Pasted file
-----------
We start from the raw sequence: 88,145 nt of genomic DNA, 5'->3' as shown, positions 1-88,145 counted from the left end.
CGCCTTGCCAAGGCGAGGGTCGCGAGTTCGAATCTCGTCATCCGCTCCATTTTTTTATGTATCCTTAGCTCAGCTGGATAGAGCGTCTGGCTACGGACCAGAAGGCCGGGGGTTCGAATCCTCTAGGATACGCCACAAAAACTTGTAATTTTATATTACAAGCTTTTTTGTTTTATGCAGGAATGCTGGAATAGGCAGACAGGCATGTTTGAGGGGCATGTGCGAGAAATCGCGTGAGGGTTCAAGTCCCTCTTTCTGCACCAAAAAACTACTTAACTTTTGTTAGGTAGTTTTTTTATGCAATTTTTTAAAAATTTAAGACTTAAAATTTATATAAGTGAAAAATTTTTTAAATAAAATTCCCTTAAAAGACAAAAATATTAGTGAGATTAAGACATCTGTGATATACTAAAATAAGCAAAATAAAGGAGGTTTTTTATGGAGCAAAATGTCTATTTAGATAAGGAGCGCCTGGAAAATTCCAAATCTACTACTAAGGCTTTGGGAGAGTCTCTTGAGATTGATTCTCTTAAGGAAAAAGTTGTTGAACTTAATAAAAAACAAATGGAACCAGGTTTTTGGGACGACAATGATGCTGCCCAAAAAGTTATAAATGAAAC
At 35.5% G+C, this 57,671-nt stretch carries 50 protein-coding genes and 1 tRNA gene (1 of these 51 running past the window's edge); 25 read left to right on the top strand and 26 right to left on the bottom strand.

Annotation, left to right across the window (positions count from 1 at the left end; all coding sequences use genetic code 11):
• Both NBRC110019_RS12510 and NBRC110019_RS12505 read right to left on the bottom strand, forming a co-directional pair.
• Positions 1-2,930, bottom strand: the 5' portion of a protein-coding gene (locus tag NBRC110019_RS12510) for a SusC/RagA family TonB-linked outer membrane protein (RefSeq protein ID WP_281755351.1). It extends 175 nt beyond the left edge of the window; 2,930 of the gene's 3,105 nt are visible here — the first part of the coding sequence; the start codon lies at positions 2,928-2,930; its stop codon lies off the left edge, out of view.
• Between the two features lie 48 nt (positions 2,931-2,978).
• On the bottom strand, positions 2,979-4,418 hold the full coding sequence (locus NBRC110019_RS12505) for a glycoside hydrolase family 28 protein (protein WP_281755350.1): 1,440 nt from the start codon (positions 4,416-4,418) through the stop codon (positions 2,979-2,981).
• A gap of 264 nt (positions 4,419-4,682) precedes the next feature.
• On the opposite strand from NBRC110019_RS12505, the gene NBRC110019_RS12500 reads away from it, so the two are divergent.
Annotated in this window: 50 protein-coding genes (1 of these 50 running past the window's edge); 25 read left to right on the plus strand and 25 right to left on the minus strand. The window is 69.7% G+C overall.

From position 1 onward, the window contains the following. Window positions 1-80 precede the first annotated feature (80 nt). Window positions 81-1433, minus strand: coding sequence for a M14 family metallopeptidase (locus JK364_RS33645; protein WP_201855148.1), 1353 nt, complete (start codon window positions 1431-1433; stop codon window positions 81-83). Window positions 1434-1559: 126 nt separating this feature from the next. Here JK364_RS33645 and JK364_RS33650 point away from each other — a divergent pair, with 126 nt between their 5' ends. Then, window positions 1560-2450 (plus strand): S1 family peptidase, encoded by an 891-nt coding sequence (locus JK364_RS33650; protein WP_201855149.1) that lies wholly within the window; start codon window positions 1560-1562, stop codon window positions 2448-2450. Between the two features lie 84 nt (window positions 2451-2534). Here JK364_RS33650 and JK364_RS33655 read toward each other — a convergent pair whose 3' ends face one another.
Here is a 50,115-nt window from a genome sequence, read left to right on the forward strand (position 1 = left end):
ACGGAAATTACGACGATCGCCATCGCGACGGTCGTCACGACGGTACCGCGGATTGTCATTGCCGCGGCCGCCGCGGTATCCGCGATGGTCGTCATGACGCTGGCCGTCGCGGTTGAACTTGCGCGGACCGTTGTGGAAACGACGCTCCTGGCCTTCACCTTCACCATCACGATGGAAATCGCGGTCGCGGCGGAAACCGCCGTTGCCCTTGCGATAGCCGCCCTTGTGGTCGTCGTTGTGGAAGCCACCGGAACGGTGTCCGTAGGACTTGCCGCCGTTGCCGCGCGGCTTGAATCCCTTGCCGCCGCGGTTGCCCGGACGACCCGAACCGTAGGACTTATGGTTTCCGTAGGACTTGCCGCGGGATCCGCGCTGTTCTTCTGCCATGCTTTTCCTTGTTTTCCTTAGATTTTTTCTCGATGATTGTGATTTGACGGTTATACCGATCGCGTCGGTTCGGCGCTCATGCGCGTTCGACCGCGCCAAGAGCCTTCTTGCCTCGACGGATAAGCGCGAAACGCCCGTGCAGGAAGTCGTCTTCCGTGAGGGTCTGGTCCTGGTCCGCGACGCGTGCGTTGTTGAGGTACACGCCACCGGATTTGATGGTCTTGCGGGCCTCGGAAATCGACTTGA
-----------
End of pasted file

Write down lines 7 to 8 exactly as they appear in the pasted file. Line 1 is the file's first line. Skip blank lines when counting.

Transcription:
• Between the two features lie 48 nt (positions 2,931-2,978).
• On the bottom strand, positions 2,979-4,418 hold the full coding sequence (locus NBRC110019_RS12505) for a glycoside hydrolase family 28 protein (protein WP_281755350.1): 1,440 nt from the start codon (positions 4,416-4,418) through the stop codon (positions 2,979-2,981).